Absolutely gorgeous and riveting, Akira Kurosawa's 'Throne of Blood' is a brilliant masterpiece that's as perfect a motion picture as could ever be conceived. Visually stunning and enthralling, especially the first half, the film is all the more impressive as a reimaging of Shakespeare's Macbeth, one which stands as possibly the best adaptation of the play, if not the best of any of Shakespeare's other works. Although the location and setting of the original play is as different as they come, Kurosawa remains faithful to the story's core theme of fate versus free-will, of predestination versus self-fulfilling prophecies. The end result is a gripping and absorbing film that thrills and haunts its audience.
The Blu-ray: Vital Disc Stats
This Blu-ray edition of Akira Kurosawa's 'Throne of Blood' comes by way of The Criterion Collection (spine #190). The Region A locked, BD50 disc is housed inside the distributor's standard clear keepcase with a DVD-9 copy sitting comfortably underneath. Also included is a 24-page booklet featuring an insightful essay entitled "Shakespeare Transposed" by author and film professor Stephen Prince. Joining the essay are two more articles noting the history and challenges of subtitling the film by authors Linda Hoaglund and Donald Richie. There are no trailers before being greeted by the standard menu screen with static photo.
According to the accompanying booklet, this new high-def transfer of Kurosawa's 'Throne of Blood' was made from a 2K resolution scan of a 35mm fine-grain master positive. Presented in its original 1.37:1 aspect ratio, the results are astonishing to say the least, as the video shows every minute detail with remarkable clarity. The intricate design of the costumes is distinct, exposing individual threads, stitching and wrinkle. Facial complexions are highly revealing and lifelike, especially in close-up, and viewers can make out every fine line in the wooden buildings. The picture is also awash with a thin layer of grain, giving the presentation a lovely cinematic feel. Contrast is comfortably bright and wonderfully well-balanced while black levels are inky rich with deep, penetrating shadows, making this 1080p/AVC MPEG-4 encode a beautiful sight to behold.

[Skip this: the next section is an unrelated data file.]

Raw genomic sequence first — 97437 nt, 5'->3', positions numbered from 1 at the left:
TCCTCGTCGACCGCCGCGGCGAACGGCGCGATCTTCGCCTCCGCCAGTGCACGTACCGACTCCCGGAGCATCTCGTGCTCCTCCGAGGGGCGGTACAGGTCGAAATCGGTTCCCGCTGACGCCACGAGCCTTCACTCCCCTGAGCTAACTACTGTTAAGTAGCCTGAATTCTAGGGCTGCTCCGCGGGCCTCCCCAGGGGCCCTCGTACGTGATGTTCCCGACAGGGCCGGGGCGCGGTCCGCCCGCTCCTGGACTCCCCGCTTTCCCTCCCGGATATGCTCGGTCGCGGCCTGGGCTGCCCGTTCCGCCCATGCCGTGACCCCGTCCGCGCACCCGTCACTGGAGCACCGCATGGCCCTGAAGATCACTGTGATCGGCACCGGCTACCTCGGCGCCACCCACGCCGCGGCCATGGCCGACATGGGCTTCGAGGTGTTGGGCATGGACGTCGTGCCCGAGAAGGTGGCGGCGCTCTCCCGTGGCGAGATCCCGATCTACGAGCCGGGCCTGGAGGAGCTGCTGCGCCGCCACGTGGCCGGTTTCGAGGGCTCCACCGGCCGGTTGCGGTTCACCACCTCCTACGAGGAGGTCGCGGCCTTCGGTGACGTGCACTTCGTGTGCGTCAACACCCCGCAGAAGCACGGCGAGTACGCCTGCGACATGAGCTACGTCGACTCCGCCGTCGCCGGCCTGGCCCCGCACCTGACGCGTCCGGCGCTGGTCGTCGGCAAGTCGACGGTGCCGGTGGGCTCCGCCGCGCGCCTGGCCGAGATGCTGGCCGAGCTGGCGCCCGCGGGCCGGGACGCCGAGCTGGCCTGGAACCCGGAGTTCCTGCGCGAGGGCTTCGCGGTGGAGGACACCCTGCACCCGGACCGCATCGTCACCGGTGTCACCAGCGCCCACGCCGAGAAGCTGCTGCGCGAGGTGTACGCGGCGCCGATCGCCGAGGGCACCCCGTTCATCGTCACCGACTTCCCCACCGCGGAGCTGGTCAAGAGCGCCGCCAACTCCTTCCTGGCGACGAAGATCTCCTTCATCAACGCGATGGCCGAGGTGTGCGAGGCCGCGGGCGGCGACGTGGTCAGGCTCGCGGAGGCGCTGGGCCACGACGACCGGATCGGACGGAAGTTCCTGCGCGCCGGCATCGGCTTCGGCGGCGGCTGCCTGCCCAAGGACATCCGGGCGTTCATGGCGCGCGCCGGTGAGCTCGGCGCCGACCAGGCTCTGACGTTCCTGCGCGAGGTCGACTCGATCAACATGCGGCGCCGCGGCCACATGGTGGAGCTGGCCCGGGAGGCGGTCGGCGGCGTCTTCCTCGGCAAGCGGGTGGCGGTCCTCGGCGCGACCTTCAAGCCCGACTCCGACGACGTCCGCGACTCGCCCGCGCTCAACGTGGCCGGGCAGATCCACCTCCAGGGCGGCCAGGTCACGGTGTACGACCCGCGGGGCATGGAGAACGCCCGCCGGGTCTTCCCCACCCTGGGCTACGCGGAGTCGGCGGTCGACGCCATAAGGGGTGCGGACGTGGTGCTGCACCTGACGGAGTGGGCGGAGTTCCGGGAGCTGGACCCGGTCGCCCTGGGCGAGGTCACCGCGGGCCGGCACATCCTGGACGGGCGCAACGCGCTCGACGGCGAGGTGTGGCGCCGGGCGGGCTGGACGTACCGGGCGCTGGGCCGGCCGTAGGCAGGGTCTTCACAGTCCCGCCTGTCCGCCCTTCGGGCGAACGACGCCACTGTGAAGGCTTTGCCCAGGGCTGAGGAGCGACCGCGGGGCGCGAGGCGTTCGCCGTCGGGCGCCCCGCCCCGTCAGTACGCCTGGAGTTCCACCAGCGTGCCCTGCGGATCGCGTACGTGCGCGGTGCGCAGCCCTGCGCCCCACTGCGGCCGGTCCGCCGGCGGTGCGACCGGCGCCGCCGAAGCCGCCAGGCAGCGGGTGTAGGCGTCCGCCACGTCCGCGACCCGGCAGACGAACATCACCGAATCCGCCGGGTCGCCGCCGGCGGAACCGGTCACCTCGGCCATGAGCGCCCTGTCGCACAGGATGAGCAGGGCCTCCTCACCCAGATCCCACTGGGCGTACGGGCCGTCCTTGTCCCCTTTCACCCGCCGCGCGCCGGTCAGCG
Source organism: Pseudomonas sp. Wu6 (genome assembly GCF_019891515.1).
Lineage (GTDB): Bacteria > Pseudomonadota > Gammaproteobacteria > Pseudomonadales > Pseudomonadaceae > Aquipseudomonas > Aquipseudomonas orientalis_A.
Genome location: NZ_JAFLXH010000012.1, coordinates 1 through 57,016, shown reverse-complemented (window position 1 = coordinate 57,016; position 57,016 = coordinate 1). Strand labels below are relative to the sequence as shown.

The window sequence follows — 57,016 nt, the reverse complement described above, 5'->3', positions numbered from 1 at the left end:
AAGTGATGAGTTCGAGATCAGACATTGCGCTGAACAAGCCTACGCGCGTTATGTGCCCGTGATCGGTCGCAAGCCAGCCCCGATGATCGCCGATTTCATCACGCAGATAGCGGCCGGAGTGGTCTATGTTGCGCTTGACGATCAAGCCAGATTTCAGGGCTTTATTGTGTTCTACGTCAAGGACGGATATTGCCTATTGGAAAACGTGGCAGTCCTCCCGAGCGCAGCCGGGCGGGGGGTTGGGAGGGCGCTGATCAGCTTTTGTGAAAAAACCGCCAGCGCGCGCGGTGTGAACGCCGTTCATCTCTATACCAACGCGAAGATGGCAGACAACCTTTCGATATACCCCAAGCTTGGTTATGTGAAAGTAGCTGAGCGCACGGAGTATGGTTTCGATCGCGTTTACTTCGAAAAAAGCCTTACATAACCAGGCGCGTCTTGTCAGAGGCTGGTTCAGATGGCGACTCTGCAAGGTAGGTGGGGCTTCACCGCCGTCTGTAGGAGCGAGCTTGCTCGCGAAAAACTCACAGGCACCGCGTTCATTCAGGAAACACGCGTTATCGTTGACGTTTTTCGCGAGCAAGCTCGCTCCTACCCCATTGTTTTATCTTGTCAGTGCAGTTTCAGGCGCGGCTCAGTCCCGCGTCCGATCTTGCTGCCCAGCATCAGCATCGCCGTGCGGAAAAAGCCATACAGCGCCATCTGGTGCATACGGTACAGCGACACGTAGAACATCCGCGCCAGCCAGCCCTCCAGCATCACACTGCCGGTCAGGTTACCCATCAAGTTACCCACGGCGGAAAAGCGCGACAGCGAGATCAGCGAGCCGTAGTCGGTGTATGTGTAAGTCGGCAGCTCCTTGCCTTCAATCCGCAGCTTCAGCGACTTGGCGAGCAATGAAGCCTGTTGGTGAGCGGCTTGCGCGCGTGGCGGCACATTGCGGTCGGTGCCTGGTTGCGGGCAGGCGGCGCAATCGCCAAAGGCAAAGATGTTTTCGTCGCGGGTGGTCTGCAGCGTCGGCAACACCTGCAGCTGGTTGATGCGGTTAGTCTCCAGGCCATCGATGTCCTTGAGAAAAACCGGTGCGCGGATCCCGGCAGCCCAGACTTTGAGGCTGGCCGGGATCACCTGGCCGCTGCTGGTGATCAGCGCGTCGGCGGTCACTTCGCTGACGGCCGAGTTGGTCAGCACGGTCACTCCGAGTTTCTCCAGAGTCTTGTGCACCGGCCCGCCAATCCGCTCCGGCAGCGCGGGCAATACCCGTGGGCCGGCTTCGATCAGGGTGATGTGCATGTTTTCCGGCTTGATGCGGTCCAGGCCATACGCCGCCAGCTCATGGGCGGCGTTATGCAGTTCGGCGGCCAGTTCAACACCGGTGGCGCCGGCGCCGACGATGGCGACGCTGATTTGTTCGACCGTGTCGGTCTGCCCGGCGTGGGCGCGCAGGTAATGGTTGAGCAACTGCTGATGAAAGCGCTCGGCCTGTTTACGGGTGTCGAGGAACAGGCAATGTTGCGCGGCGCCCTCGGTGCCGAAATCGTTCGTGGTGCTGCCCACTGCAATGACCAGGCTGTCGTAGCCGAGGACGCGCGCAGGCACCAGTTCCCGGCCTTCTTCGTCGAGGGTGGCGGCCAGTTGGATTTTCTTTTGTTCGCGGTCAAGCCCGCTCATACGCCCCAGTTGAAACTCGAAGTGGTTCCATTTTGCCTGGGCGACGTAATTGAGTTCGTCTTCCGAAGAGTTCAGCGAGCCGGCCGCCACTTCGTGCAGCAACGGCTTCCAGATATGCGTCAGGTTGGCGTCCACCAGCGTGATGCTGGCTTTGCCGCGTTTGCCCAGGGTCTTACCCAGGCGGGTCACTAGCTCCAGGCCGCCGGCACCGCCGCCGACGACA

The classic Japanese film also arrives with an uncompressed PCM monaural soundtrack that was made from a 24-bit remaster of an optical print track. The soundstage displays a surprisingly broad and extensive imaging with a sharply-detailed mid-range. The highs are beautifully discrete, allowing for every whoosh of the arrow, every crackling laugh of the forest spirit and every clang of the instruments in the score to be plainly heard. The lossless mix does splendidly in delivering the original design as it was meant to be heard. One can even hear the distinct noise in the fabric of Asaji's gown rubbing against itself as she walks. Most surprising is a robust, terrifically responsive bass, which adds to the action and music. Amid all this, vocals remain crystalline and well-prioritized.
- Audio Commentary — The same commentary track as found on the 2003 DVD release is recycled here. It features professor of Japanese Studies and Film Michael Jeck providing a historical overview of the production and cast while also offering a few academic thoughts on the film and the story's themes which are quite interesting.
- Akira Kurosawa: It is Wonderful to Create (1080i/60, 23 min) — From the Toho Masterworks series, the short doc is a new addition to the collection which discusses the making of the film and the Noh Theater influences. Cast and crew interviews talk in great detail all areas of the production, making this a great watch for fans.
- Trailer (1080i/60)
Absolutely gorgeous and riveting, Akira Kurosawa's 'Throne of Blood' is a brilliant masterpiece that's as perfect a motion picture as could ever be conceived. Visually stunning and enthralling, especially the first half, the film is all the more impressive as a reimagining of Shakespeare's Macbeth, joined by marvelous performances, magnificent cinematography, and fascinating production design. The Blu-ray from The Criterion Collection arrives with an excellent audio and video presentation. Although supplements are on the light side, the overall package is well worth owning and deserving of a place in any cinephile's library of cinema classics.